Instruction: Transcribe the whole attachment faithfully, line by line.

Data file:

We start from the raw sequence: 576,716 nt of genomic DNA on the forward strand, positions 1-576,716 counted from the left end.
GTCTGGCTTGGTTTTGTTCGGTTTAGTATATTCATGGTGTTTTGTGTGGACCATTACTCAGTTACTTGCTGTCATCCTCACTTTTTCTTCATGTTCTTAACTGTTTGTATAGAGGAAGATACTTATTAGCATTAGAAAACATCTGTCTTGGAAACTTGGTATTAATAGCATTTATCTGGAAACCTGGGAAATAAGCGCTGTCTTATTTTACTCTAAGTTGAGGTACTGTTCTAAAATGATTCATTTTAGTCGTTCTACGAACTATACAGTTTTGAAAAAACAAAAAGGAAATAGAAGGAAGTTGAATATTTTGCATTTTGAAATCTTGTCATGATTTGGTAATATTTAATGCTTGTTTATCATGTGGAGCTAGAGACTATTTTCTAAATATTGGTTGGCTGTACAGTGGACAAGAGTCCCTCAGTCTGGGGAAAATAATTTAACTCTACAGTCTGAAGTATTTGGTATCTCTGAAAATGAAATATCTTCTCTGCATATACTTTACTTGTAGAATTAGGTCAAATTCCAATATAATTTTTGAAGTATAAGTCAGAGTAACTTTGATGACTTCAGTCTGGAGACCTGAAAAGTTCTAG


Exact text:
We start from the raw sequence: 576,716 nt of genomic DNA on the forward strand, positions 1-576,716 counted from the left end.
GTCTGGCTTGGTTTTGTTCGGTTTAGTATATTCATGGTGTTTTGTGTGGACCATTACTCAGTTACTTGCTGTCATCCTCACTTTTTCTTCATGTTCTTAACTGTTTGTATAGAGGAAGATACTTATTAGCATTAGAAAACATCTGTCTTGGAAACTTGGTATTAATAGCATTTATCTGGAAACCTGGGAAATAAGCGCTGTCTTATTTTACTCTAAGTTGAGGTACTGTTCTAAAATGATTCATTTTAGTCGTTCTACGAACTATACAGTTTTGAAAAAACAAAAAGGAAATAGAAGGAAGTTGAATATTTTGCATTTTGAAATCTTGTCATGATTTGGTAATATTTAATGCTTGTTTATCATGTGGAGCTAGAGACTATTTTCTAAATATTGGTTGGCTGTACAGTGGACAAGAGTCCCTCAGTCTGGGGAAAATAATTTAACTCTACAGTCTGAAGTATTTGGTATCTCTGAAAATGAAATATCTTCTCTGCATATACTTTACTTGTAGAATTAGGTCAAATTCCAATATAATTTTTGAAGTATAAGTCAGAGTAACTTTGATGACTTCAGTCTGGAGACCTGAAAAGTTCTAG